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DCRP Review: Happenstance Slide Copier for Nikon Coolpix 950
by Andy Baird [DCRP Contributing Editor-at-Large]
Last revised: Thursday, October 28, 1999

Digital cameras are great. Combined with Photoshop and a good printer, they offer a complete "electronic darkroom" that puts real darkrooms to shame when it comes to manipulating images and printing them out. But many of us have collections of 35mm slides or negatives that we'd like to get into the computer. Of course Kodak has long offered Photo CD processing, which transfers images to CD-ROM, but it costs about a dollar an image--and you have to hand over your irreplaceable originals to some stranger in a photolab. SCSI-based film scanners are available if you want to do the scanning on your desktop--but with prices starting at $400 and heading up into the thousands, this is also a costly way to get your old slides into digital form.

Happenstance slide copier

But wait--you already own a high-resolution digital imaging device: your Nikon 950. Why not use that? Most digital cameras can't focus close enough to image a 24 x 36mmm film frame, but Nikon's amazing CoolPix 950 can--in fact, it can go even closer and fill the frame with a 20 x 15mm subject. Capitalizing on this super-macro capability, Happenstance Products has introduced a well-made little slide copier for the Nikon 950. At $39.99 postpaid, this is an accessory any camera owner can afford.

An elegant solution
The Happenstance slide copier is as simple as can be: two rectangles of acrylic plastic separated by four stainless steel posts. The bottom piece has a hole that slips over your camera's lens; the top piece, which serves as a light diffuser, is grooved to accept a 35mm slide in a 2x2" cardboard mount. The device's sole function is to hold a slide about an inch away from your camera's lens; the 950's macro focusing does the rest.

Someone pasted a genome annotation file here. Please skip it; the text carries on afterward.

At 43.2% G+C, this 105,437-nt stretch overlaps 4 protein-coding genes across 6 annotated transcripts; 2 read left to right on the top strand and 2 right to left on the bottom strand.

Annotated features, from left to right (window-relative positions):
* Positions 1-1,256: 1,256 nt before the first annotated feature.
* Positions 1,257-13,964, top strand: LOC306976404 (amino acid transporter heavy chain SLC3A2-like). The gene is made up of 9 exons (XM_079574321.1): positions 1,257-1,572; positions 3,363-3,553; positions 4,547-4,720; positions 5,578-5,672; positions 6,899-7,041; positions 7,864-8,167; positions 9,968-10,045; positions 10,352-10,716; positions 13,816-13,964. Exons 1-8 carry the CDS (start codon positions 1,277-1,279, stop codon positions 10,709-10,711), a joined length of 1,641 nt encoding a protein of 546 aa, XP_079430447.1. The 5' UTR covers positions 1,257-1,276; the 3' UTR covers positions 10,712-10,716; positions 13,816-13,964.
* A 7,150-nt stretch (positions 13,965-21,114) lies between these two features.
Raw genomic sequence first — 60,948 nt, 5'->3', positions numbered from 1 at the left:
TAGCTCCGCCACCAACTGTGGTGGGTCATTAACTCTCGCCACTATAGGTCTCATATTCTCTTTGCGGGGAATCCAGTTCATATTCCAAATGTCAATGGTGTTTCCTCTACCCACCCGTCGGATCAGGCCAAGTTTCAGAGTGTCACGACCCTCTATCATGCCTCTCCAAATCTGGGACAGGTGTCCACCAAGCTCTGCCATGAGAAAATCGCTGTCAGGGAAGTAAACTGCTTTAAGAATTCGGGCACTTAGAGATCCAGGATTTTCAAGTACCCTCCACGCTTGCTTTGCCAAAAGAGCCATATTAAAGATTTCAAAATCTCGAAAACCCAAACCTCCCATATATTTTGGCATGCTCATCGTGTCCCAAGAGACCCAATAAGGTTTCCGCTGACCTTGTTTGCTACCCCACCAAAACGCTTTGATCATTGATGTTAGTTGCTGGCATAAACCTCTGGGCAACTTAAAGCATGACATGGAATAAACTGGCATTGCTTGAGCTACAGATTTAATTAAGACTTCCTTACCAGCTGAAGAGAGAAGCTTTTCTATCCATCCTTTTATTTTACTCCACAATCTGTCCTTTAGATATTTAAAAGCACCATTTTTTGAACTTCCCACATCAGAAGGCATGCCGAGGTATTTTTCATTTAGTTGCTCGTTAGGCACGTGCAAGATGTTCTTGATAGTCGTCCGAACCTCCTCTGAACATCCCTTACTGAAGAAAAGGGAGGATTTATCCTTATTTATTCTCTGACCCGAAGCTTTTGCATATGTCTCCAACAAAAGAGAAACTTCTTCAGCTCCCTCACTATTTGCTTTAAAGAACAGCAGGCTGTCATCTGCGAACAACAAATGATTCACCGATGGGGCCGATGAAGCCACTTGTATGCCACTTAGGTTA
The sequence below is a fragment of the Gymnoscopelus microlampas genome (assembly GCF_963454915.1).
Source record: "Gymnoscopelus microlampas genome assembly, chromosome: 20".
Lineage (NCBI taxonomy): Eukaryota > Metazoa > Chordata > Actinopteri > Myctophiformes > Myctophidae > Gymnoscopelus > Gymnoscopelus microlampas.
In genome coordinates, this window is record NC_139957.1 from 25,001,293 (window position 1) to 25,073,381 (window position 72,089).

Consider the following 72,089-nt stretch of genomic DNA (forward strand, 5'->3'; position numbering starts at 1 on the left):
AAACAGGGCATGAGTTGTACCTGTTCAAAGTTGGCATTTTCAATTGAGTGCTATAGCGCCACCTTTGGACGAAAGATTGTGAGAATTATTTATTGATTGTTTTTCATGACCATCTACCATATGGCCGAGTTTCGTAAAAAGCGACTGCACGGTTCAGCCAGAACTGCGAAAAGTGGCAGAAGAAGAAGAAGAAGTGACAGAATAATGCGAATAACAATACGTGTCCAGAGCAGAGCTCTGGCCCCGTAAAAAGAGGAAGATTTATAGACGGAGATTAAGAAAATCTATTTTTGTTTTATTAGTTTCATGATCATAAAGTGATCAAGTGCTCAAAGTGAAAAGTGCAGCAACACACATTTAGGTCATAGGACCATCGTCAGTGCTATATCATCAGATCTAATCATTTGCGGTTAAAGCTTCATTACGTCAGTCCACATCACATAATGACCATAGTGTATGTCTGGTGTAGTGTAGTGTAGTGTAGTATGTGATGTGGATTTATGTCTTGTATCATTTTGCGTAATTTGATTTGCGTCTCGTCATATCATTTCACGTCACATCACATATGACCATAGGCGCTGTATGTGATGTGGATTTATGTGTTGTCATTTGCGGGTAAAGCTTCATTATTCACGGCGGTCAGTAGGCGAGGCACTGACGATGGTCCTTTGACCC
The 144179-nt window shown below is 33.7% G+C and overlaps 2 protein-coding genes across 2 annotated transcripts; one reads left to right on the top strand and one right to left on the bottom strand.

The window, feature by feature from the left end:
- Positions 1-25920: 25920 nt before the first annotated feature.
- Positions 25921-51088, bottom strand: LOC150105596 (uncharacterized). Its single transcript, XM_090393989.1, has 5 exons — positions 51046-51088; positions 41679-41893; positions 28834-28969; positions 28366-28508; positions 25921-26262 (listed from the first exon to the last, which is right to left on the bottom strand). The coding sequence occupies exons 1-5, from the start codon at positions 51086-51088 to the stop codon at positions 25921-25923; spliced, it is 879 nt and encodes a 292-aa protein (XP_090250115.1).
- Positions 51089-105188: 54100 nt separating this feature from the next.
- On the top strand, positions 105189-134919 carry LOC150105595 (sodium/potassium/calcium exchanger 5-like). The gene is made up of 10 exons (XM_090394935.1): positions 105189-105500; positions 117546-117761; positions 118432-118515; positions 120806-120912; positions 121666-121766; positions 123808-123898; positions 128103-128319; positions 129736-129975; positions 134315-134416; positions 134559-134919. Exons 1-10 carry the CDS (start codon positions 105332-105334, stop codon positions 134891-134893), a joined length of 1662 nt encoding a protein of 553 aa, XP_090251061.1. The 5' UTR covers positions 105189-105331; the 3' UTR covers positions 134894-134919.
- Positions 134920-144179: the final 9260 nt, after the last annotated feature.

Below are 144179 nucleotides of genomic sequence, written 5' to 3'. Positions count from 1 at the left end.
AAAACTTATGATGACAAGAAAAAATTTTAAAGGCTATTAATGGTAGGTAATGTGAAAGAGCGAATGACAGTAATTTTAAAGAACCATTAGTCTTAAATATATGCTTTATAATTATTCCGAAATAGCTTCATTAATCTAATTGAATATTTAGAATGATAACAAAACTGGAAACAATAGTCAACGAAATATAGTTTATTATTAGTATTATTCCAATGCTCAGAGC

To use the Happenstance slide copier, you set it on top of the camera. (It's a loose fit, so the camera's lens must be pointing straight up so that gravity will hold the copier in place.) Then illuminate it with a light source--Happenstance says that a 20W halogen desk lamp works fine--slip a slide into the groove and fire away. You must, of course, disable the 950's flash (one click of the flash button will do it) and put the camera into macro mode (two clicks of the focus button).

Does it work?
Like a charm! I was able to get excellent copies from a wide variety of Kodachrome, Ektachrome and other slides. The Nikon 950's 1,600 x 1,200 resolution is less than that of a dedicated slide scanner, of course...but it's plenty good enough for prints up to 8x10". In fact, when I printed these digitized images from my Epson Stylus Photo 1200 inkjet printer, I was hard pressed to tell the difference between the digitized versions and custom 8x10" glossies from my color darkroom.

Ektachrome slide-Happenstance
If you like, you can view the full-sized CoolPix 950 image (547K) in a separate window.

Timex vs. Rolex
Just for fun, I ran a completely unfair comparison: I digitized the same slide with the $40 Happenstance copier and with a friend's $1,600 Polaroid slide scanner. The 4,500 x 3,000-pixel Polaroid image did show additional detail, as you'd expect, especially when I zoomed in (see closeups below, both magnified 2x)...but on 8x10 prints, the only obvious difference between the two was the Polaroid image's cooler hue. No question that the $1,600 scanner did a better job...but the combination of the Nikon 950 and the $40 Happenstance copier was amazingly good--plenty good enough for large photo-quality glossies. So...can you get a better image from a desktop slide scanner? Yes. Are you willing to pay between ten and forty times as much to get it? That's up to you. Me, I'm very happy with my Happenstance.